Collins Ian, World Oil, May 2003, Vol. 224, Issue 5
In this article Collins discusses the issues of managing risks of inorganic scales in deepwater operations. One of the most common forms of inorganic scales are the build-up of calcium carbonate and barium sulfate. These compounds negatively affect drilling equipment, and it is extremely expensive to mitigate against their affects.
According to Collins, British Petroleum developed a process within microsoft excel, based on decision tree analysis to assess the risk of scale development and the potential damage it could cause to a deepwater operation. Two parameters are quantified in assessing scale risk, first the probability of scale formation and second the consequences. The probability of scale damage is quantified with a number between zero to one. Zero meaning no chance of happening and one meaning its certain to happen. After a probability and consequence are paired, then a value is assigned to the risk it represents.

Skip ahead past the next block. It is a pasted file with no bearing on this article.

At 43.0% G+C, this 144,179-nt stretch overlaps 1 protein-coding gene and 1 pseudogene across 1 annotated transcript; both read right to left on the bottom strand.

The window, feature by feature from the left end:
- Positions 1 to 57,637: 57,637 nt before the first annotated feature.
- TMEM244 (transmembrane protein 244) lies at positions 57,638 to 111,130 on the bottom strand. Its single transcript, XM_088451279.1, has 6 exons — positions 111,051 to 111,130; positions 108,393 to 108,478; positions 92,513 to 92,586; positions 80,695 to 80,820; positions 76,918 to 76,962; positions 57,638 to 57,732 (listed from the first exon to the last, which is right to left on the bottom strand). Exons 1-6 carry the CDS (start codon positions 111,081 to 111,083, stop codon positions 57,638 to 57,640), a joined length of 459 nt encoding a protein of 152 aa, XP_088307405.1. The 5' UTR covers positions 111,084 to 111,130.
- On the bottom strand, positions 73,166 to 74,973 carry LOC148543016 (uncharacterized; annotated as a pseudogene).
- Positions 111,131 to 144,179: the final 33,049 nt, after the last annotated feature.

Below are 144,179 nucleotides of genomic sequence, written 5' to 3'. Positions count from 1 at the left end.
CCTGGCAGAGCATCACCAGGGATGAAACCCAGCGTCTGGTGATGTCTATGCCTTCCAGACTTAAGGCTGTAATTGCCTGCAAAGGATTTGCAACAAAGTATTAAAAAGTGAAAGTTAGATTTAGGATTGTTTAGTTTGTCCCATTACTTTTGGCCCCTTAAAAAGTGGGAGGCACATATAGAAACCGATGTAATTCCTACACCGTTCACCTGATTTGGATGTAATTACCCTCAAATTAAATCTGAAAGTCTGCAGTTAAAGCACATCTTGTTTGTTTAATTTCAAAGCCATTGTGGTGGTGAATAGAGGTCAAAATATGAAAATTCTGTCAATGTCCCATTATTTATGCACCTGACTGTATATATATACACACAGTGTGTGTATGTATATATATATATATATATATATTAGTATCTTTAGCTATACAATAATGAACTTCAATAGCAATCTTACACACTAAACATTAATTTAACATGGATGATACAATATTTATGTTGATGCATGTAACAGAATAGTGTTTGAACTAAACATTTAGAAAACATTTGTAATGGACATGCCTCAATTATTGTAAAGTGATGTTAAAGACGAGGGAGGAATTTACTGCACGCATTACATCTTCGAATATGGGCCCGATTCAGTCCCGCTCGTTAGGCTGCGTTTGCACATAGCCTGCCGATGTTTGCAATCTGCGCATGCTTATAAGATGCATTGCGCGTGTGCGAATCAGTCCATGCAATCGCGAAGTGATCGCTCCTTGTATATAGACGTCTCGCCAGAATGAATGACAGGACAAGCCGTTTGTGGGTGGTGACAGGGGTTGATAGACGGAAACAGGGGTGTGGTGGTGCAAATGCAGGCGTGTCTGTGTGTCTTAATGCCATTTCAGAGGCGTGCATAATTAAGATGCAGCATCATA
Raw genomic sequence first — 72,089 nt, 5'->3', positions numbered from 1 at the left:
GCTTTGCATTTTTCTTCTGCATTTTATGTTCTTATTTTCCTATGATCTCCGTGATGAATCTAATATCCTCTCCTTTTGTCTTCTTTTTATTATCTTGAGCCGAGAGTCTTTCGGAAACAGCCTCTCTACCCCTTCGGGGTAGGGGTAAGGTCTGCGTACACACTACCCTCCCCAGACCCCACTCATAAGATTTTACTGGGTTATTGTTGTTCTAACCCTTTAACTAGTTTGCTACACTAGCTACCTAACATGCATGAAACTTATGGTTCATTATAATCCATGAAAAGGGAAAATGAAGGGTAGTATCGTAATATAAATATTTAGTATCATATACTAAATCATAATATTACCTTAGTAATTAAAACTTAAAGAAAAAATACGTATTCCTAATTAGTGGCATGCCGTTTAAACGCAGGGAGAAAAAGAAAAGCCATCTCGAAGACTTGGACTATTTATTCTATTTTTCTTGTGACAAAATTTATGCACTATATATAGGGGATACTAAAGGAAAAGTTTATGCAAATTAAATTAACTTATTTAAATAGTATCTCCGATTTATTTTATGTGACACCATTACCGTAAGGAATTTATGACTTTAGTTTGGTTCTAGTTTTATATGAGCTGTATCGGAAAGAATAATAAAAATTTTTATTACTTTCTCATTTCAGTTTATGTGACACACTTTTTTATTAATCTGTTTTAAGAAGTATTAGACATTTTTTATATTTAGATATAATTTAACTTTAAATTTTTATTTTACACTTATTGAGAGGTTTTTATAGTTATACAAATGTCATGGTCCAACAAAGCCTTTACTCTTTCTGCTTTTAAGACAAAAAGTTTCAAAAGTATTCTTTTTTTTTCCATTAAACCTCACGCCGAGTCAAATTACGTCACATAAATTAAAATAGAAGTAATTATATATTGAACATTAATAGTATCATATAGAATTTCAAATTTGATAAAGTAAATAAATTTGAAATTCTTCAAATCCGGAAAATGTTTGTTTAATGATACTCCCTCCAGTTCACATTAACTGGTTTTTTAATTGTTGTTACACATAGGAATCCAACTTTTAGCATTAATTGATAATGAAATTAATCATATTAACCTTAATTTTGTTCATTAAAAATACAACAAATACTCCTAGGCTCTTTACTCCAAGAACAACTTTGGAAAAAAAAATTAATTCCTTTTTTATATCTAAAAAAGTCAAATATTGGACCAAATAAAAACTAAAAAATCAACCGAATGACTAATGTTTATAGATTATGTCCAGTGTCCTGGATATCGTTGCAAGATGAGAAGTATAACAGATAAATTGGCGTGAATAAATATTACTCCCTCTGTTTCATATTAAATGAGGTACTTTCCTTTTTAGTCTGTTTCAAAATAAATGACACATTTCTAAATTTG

Once the level of risk is established then a decision tree is presented and the branches are given a cost benefit analysis based on the risk they grew out of.